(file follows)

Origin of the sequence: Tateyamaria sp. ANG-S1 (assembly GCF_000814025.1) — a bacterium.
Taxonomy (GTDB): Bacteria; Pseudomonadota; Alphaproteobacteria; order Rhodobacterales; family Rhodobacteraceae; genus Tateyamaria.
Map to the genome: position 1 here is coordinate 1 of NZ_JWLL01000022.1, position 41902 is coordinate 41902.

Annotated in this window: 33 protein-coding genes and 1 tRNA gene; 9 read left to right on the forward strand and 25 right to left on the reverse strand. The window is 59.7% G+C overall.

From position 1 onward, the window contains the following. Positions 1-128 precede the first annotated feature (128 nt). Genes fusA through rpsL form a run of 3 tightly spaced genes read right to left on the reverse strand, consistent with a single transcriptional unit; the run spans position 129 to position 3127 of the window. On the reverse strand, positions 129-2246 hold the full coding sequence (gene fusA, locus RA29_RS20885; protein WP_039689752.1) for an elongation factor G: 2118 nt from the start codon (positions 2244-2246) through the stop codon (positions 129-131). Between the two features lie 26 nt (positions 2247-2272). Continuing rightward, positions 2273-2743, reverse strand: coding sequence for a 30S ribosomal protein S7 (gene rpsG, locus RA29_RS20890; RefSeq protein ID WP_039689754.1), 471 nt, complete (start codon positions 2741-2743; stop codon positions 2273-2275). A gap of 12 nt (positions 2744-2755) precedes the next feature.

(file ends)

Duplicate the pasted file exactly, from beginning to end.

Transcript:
Origin of the sequence: Tateyamaria sp. ANG-S1 (assembly GCF_000814025.1) — a bacterium.
Taxonomy (GTDB): Bacteria; Pseudomonadota; Alphaproteobacteria; order Rhodobacterales; family Rhodobacteraceae; genus Tateyamaria.
Map to the genome: position 1 here is coordinate 1 of NZ_JWLL01000022.1, position 41902 is coordinate 41902.

Annotated in this window: 33 protein-coding genes and 1 tRNA gene; 9 read left to right on the forward strand and 25 right to left on the reverse strand. The window is 59.7% G+C overall.

From position 1 onward, the window contains the following. Positions 1-128 precede the first annotated feature (128 nt). Genes fusA through rpsL form a run of 3 tightly spaced genes read right to left on the reverse strand, consistent with a single transcriptional unit; the run spans position 129 to position 3127 of the window. On the reverse strand, positions 129-2246 hold the full coding sequence (gene fusA, locus RA29_RS20885; protein WP_039689752.1) for an elongation factor G: 2118 nt from the start codon (positions 2244-2246) through the stop codon (positions 129-131). Between the two features lie 26 nt (positions 2247-2272). Continuing rightward, positions 2273-2743, reverse strand: coding sequence for a 30S ribosomal protein S7 (gene rpsG, locus RA29_RS20890; RefSeq protein ID WP_039689754.1), 471 nt, complete (start codon positions 2741-2743; stop codon positions 2273-2275). A gap of 12 nt (positions 2744-2755) precedes the next feature.